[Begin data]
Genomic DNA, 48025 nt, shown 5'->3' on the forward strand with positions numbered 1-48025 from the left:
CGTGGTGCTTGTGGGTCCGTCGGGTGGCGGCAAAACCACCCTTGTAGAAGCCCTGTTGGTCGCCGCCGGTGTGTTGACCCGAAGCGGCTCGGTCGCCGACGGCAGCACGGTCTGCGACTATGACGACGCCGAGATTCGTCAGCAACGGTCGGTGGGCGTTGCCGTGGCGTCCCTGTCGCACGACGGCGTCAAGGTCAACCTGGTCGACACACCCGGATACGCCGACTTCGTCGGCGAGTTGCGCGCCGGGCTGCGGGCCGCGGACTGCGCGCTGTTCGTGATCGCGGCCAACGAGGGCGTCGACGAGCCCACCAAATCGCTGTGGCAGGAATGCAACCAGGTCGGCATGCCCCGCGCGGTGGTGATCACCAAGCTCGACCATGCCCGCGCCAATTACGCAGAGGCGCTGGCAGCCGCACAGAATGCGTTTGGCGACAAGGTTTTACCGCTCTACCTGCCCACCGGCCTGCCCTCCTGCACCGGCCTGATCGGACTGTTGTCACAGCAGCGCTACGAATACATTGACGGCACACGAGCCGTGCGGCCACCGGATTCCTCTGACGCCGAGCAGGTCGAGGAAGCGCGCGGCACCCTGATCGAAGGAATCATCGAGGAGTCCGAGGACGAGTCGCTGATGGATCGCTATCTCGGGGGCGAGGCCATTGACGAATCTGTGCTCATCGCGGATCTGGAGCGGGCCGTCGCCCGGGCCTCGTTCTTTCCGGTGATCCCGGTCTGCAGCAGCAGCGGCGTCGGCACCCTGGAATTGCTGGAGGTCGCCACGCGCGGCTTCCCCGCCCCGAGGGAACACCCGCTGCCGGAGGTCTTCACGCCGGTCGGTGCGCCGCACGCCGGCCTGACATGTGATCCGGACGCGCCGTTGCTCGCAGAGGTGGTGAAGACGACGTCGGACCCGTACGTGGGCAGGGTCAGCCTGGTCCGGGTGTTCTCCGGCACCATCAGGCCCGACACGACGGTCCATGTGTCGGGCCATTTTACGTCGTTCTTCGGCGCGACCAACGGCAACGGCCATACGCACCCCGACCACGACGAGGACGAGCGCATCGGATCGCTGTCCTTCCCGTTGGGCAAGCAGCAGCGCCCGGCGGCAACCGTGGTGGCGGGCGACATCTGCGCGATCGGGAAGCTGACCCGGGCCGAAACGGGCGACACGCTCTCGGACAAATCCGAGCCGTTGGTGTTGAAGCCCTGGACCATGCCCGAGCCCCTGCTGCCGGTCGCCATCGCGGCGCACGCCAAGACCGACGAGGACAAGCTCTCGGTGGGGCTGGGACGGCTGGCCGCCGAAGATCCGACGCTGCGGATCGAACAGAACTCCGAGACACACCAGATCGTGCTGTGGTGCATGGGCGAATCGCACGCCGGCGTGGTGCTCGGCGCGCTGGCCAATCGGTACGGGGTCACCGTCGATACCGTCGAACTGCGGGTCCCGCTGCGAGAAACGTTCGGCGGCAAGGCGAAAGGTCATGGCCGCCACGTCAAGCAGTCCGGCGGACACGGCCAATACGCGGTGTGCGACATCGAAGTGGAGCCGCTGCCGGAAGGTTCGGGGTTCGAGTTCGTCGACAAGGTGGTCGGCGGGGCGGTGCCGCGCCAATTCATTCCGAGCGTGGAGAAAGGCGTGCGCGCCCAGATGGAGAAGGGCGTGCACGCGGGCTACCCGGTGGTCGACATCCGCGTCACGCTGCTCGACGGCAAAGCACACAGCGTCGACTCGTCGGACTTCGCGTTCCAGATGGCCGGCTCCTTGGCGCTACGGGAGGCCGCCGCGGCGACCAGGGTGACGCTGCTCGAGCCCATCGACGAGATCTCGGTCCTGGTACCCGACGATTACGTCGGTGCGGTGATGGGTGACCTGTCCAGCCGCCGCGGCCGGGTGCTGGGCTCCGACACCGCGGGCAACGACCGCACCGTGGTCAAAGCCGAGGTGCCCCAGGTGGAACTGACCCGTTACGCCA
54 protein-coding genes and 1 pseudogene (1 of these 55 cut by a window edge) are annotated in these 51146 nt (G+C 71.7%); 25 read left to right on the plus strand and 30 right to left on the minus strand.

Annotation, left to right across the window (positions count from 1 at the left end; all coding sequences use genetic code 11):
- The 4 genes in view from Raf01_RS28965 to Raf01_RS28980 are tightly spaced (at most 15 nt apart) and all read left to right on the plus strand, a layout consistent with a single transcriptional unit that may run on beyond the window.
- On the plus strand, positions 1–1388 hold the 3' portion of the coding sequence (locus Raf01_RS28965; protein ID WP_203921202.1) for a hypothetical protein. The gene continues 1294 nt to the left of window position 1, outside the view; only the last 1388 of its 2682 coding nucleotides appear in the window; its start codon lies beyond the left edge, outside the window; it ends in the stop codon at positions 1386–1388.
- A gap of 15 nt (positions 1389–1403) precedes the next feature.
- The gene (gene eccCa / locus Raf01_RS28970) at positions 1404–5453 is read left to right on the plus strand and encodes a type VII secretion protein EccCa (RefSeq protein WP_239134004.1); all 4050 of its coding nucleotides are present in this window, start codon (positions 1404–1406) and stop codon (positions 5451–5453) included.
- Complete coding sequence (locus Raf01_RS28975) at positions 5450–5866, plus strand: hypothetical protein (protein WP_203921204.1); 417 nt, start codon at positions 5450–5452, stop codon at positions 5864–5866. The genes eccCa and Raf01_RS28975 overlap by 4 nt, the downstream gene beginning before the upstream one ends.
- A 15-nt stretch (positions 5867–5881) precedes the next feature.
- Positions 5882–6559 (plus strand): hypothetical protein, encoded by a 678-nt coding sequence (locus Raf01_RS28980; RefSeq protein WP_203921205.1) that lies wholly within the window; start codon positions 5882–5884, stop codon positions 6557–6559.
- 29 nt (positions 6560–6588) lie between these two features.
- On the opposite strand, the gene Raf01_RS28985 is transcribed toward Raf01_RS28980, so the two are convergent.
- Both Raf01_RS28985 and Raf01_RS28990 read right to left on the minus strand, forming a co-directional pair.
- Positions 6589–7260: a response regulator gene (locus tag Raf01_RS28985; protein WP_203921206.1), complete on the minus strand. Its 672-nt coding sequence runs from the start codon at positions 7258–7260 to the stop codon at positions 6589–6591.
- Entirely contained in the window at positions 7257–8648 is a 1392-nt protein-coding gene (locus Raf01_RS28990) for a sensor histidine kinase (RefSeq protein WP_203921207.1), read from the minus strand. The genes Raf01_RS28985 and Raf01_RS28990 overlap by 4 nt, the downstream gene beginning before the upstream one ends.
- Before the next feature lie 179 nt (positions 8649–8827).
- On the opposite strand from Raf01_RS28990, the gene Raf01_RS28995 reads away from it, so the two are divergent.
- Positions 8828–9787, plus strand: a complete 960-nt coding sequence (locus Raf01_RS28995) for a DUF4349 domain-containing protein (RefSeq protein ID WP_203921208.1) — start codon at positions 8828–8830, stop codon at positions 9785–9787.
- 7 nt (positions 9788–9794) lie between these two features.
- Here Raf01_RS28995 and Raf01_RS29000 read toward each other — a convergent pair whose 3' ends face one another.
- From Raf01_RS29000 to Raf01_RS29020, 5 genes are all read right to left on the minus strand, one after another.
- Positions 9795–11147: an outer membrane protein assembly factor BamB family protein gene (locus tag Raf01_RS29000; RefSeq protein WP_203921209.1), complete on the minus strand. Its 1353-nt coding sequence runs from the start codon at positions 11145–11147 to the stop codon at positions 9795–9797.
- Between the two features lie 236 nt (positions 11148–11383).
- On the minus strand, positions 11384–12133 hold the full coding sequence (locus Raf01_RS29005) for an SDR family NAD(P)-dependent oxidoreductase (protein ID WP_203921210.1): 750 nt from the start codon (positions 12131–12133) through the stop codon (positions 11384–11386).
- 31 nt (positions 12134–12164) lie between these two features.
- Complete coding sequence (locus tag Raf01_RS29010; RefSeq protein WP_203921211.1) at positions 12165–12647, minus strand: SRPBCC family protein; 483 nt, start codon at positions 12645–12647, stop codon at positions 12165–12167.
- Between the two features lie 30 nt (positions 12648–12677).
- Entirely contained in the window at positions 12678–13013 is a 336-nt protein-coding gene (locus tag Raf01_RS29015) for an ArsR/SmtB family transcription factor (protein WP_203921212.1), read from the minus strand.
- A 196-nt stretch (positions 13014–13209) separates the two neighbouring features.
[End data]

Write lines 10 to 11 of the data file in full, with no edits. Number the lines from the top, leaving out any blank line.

- A 15-nt stretch (positions 5867–5881) precedes the next feature.
- Positions 5882–6559 (plus strand): hypothetical protein, encoded by a 678-nt coding sequence (locus Raf01_RS28980; RefSeq protein WP_203921205.1) that lies wholly within the window; start codon positions 5882–5884, stop codon positions 6557–6559.